Mary Ferguson et al. (2011) recruited the prisoners in their focus group-based study either by placing notices in clinics and common rooms or by word of mouth. In some custodial centres, participants were asked to come at short notice. Participants in prison or juvenile detention were each paid $10 to attend (although many participants were not aware of the payment, so it is uncertain whether the payment was a motivating factor). Ex-prisoners were paid $30 to cover their travel costs and associated expenses. Refreshments (tea) were provided for all the focus groups. Focus group sessions usually last from one to two hours. Neutral locations can be helpful for avoiding either negative or positive associations with a particular site or building (Powell & Single, 1996) or in market research, a setting that disguises the product (Suter, 2000, np). Focus group meetings can thus be held in a variety of places, for example, people’s homes, in rented facilities, or where the participants hold their regular meetings if they are a pre-existing group.

Gamson’s (1992) study of how people refer to mass media in discussions of local and national politics used group discussions of four to six people, who knew each other, and had minimum input from the facilitator. Gamson called these ‘peer group conversations’ as they differed from the standard notion of focus groups. In similar vein, Press and Cole’s (1999) study of abortion used groups of two to five people, which met in people’s homes. These they called ‘Ethnographic focus groups’ to reflect what they considered the naturalistic approach of their method. Suter (2000) similarly deviated from tradition in her study of 11 small groups of friends ranging from two to five people that met at members’ homes. Because of this and the way she began groups, which involved the host sharing her story that she’d already told Suter in an interview and others then telling theirs that, Suter called her groups ‘narrative focus groups’, the design being to make her own role as unobtrusive as possible. (This, in effect, is another version of the debate about the impact of the presence of the participant observer on the subject of the observation (see Section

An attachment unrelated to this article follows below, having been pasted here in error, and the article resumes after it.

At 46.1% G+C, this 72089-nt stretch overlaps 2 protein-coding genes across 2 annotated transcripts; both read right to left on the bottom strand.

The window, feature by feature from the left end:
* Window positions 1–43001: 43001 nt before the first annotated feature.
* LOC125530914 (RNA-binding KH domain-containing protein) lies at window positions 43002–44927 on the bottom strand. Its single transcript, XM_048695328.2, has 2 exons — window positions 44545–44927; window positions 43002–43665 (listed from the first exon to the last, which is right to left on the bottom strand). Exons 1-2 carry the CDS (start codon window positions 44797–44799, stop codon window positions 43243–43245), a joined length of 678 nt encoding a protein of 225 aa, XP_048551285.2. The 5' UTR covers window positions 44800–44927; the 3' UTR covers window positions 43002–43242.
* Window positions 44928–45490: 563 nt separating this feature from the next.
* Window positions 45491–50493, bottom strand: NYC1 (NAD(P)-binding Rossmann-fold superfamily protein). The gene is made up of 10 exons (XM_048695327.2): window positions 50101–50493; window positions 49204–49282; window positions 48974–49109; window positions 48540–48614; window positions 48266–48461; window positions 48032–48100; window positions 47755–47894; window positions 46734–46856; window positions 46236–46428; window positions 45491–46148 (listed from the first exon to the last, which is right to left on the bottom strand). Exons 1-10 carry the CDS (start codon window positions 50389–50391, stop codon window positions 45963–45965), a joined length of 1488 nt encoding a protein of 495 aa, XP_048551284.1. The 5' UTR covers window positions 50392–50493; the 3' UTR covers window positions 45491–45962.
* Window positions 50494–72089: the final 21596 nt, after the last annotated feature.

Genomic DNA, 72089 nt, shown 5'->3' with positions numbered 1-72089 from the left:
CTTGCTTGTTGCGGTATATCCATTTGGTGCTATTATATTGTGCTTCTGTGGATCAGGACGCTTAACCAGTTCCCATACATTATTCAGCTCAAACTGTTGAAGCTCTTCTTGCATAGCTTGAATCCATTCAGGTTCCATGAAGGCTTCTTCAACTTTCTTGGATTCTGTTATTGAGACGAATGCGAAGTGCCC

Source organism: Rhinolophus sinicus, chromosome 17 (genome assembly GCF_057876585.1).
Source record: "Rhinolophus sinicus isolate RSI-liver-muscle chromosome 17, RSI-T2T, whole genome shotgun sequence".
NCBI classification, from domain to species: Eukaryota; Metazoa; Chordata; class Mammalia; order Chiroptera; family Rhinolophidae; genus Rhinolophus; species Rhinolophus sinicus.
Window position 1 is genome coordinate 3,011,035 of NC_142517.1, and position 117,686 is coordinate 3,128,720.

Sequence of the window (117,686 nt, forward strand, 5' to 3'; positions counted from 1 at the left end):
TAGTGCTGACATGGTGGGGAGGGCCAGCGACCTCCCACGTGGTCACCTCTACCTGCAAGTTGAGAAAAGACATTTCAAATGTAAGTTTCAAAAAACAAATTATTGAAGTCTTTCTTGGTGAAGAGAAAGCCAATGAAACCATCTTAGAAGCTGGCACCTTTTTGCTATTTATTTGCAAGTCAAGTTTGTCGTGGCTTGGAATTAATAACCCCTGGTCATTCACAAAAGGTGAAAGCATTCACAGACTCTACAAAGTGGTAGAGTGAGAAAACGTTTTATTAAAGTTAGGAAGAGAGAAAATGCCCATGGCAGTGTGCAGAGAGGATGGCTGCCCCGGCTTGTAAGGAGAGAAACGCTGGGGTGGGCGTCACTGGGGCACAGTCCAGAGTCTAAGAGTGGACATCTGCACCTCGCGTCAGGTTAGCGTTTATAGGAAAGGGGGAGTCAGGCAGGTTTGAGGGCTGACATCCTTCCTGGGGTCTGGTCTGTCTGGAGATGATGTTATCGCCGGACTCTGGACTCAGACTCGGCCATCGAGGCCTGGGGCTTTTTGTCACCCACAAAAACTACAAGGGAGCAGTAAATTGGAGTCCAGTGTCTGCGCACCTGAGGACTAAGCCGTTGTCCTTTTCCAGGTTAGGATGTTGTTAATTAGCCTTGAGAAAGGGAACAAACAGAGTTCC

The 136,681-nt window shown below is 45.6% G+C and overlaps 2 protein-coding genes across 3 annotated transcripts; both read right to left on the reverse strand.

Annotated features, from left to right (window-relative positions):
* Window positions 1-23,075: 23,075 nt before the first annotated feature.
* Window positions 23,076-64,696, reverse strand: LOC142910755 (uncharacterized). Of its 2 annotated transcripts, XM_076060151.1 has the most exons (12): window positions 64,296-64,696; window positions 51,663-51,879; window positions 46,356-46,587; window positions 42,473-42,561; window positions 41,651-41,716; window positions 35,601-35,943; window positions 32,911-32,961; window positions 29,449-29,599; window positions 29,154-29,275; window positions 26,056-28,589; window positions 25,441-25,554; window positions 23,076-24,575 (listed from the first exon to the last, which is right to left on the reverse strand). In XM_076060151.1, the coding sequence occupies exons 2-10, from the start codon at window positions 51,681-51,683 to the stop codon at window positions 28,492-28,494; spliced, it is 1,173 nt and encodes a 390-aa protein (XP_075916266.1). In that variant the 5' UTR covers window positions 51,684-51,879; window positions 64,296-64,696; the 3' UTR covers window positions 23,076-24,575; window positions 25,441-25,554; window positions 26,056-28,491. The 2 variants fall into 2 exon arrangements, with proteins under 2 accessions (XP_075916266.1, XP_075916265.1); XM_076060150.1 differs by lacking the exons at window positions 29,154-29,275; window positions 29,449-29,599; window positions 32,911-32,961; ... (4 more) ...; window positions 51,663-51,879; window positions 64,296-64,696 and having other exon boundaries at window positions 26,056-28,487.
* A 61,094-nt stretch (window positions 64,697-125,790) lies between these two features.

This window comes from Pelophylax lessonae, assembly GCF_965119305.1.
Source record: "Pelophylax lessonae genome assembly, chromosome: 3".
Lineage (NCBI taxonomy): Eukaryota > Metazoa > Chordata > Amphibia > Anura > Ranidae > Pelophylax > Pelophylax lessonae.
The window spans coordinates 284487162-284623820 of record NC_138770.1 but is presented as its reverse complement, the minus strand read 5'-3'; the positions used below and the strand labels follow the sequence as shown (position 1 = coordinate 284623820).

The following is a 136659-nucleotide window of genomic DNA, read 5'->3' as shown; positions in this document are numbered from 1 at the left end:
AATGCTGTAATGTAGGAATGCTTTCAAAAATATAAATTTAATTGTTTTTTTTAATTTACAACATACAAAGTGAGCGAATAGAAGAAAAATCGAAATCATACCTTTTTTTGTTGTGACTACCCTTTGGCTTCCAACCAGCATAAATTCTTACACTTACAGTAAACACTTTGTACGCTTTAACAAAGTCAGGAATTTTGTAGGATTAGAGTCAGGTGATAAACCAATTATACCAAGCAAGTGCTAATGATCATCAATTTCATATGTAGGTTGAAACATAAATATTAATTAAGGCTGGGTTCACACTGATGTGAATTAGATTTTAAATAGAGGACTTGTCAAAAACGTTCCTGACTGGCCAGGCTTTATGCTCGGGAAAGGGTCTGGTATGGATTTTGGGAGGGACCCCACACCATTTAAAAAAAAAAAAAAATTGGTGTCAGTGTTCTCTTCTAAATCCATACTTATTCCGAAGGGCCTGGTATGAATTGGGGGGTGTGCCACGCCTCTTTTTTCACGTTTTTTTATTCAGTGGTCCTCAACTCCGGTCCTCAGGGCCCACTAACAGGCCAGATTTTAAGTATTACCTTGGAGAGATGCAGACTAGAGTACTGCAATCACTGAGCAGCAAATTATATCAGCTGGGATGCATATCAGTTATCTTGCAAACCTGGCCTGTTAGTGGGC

There is also the possibility to run virtual focus groups through on-line mechanisms, such as webinar technology or time-limited interactive blogs especially set up for a specific group of people (Stewart and Williams, 2005). The advantage of this kind of approach is that the discussion is easily recorded but the interaction is more ‘forced’ and it may be harder for the moderator to keep the discussion on track. More importantly, remote engagement makes it more difficult to ensure verisimilitude and there may be more scope for ‘acting’ or fantasising.

Top Focus goup moderator
Typically the researcher moderates, or runs, the discussion. The moderator needs to provide clear explanations of the purpose of the group. The moderator uses a question or series of questions to get the group discussion started. In some cases a different stimulus, such as a video, film, photograph, vignette or game might be used to set the scene. The moderator then guides the discussion being more or less intrusive depending on the purpose of the focus group. Moderator need good interpersonal and leadership skills, being good listeners and non-judgmental, helping the group members feel at ease, facilitating interaction and keeping the group on topic. As Anita Gibbs (1997) noted:

During the meeting moderators will need to promote debate, perhaps by asking open questions. They may also need to challenge participants, especially to draw out people’s differences, and tease out a diverse range of meanings on the topic under discussion. Sometimes moderators will need to probe for details, or move things forward when the conversation is drifting or has reached a minor conclusion. Moderators also have to keep the session focused and so sometimes they may deliberately have to steer the conversation back on course. Moderators also have to ensure everyone participates and gets a chance to speak. At the same time moderators are encouraged not to show too much approval (Krueger, 1988), so as to avoid favouring particular participants. They must avoid giving personal opinions so as not to influence participants towards any particular position or opinion.